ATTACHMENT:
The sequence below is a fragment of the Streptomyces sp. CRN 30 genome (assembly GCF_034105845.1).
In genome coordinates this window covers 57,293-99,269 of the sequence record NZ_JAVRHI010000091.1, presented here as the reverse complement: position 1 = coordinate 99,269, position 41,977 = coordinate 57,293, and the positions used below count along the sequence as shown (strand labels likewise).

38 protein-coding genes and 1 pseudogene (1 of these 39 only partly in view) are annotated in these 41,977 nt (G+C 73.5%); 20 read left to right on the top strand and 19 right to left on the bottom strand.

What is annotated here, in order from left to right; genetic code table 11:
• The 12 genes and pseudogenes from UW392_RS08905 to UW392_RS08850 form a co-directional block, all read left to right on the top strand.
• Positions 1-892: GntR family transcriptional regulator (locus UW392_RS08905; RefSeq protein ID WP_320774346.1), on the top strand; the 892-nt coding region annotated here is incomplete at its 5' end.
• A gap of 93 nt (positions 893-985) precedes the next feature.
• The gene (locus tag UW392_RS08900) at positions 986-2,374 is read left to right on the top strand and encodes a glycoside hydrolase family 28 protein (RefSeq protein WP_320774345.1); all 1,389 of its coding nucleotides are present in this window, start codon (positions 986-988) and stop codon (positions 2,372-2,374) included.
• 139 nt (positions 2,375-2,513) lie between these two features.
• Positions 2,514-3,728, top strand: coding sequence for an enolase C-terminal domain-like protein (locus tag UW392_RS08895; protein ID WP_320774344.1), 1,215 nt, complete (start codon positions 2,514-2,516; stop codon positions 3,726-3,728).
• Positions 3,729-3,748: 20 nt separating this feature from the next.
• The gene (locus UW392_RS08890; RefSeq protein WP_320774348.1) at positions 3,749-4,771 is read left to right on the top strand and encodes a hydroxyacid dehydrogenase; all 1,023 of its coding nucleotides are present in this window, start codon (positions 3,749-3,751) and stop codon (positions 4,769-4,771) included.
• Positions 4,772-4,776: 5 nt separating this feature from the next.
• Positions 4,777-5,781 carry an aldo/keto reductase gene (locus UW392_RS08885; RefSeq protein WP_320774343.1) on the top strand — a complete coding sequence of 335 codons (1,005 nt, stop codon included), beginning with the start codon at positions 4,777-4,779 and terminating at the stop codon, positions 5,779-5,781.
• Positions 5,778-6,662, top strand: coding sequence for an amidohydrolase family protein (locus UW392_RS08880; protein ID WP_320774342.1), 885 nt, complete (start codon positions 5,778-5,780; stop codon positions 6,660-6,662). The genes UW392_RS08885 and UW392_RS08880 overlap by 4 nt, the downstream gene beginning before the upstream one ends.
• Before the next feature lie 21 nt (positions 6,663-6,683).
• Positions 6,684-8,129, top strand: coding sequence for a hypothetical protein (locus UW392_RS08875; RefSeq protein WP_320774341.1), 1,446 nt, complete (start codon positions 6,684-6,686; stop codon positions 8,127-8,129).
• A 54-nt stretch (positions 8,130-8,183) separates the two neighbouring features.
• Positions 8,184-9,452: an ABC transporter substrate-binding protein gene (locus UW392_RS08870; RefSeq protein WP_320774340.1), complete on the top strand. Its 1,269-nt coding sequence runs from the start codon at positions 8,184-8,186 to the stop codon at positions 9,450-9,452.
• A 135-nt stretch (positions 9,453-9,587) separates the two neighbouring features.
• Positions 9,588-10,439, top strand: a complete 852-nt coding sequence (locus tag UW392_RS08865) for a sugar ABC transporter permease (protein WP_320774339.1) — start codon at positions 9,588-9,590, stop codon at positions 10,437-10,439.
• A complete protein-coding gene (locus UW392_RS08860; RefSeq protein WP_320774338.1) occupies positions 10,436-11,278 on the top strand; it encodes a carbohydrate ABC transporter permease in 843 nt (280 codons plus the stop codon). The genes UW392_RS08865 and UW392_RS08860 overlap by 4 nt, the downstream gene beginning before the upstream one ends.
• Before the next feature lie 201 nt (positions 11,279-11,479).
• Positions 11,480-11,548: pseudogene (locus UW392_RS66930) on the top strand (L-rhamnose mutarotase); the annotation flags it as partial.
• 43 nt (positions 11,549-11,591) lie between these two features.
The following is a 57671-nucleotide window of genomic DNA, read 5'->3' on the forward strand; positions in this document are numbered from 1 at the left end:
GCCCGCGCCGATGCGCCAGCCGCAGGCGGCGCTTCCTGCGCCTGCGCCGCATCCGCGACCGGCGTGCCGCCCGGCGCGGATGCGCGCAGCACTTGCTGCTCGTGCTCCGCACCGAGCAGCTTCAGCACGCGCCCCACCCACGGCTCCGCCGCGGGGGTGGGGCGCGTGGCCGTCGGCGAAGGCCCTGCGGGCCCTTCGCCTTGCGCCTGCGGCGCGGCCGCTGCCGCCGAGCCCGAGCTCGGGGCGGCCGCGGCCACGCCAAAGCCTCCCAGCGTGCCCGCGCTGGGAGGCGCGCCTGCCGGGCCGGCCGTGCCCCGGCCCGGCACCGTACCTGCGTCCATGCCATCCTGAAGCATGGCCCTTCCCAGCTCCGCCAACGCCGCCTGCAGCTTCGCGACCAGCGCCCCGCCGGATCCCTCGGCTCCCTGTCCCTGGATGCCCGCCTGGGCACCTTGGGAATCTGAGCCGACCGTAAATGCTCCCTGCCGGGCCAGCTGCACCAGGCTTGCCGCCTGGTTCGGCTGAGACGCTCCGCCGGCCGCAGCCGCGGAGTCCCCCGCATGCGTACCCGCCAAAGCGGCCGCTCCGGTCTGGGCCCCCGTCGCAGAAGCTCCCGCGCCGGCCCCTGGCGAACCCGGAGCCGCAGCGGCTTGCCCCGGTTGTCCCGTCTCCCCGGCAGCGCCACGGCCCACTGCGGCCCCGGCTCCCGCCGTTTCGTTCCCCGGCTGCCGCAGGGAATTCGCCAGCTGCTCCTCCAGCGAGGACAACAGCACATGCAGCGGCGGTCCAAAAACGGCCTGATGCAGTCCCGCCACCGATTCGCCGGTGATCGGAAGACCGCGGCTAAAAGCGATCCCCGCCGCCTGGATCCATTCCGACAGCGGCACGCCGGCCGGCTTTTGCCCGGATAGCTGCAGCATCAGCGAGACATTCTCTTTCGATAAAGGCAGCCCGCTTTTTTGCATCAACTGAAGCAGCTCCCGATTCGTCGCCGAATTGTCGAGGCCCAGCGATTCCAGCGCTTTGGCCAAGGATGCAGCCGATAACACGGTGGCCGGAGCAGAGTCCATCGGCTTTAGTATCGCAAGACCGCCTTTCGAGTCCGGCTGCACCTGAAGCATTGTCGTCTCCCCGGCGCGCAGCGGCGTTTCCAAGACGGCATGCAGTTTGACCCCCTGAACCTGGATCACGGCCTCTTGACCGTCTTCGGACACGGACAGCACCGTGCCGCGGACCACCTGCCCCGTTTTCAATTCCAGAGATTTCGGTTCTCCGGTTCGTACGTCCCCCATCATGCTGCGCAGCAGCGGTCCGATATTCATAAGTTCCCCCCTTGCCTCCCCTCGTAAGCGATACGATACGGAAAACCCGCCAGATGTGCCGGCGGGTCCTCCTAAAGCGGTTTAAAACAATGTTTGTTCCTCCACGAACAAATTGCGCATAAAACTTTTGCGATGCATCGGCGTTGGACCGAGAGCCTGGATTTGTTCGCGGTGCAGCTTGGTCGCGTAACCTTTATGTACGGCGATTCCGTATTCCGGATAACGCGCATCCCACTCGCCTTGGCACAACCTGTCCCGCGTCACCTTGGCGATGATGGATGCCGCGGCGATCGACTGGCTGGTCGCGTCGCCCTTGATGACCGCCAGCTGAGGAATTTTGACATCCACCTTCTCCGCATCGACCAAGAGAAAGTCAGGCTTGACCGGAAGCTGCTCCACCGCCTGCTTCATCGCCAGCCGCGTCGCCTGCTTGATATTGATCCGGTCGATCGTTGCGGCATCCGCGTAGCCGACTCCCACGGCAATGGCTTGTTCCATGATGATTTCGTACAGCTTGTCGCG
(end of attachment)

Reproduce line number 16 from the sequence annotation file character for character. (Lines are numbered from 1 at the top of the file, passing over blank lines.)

• Before the next feature lie 21 nt (positions 6,663-6,683).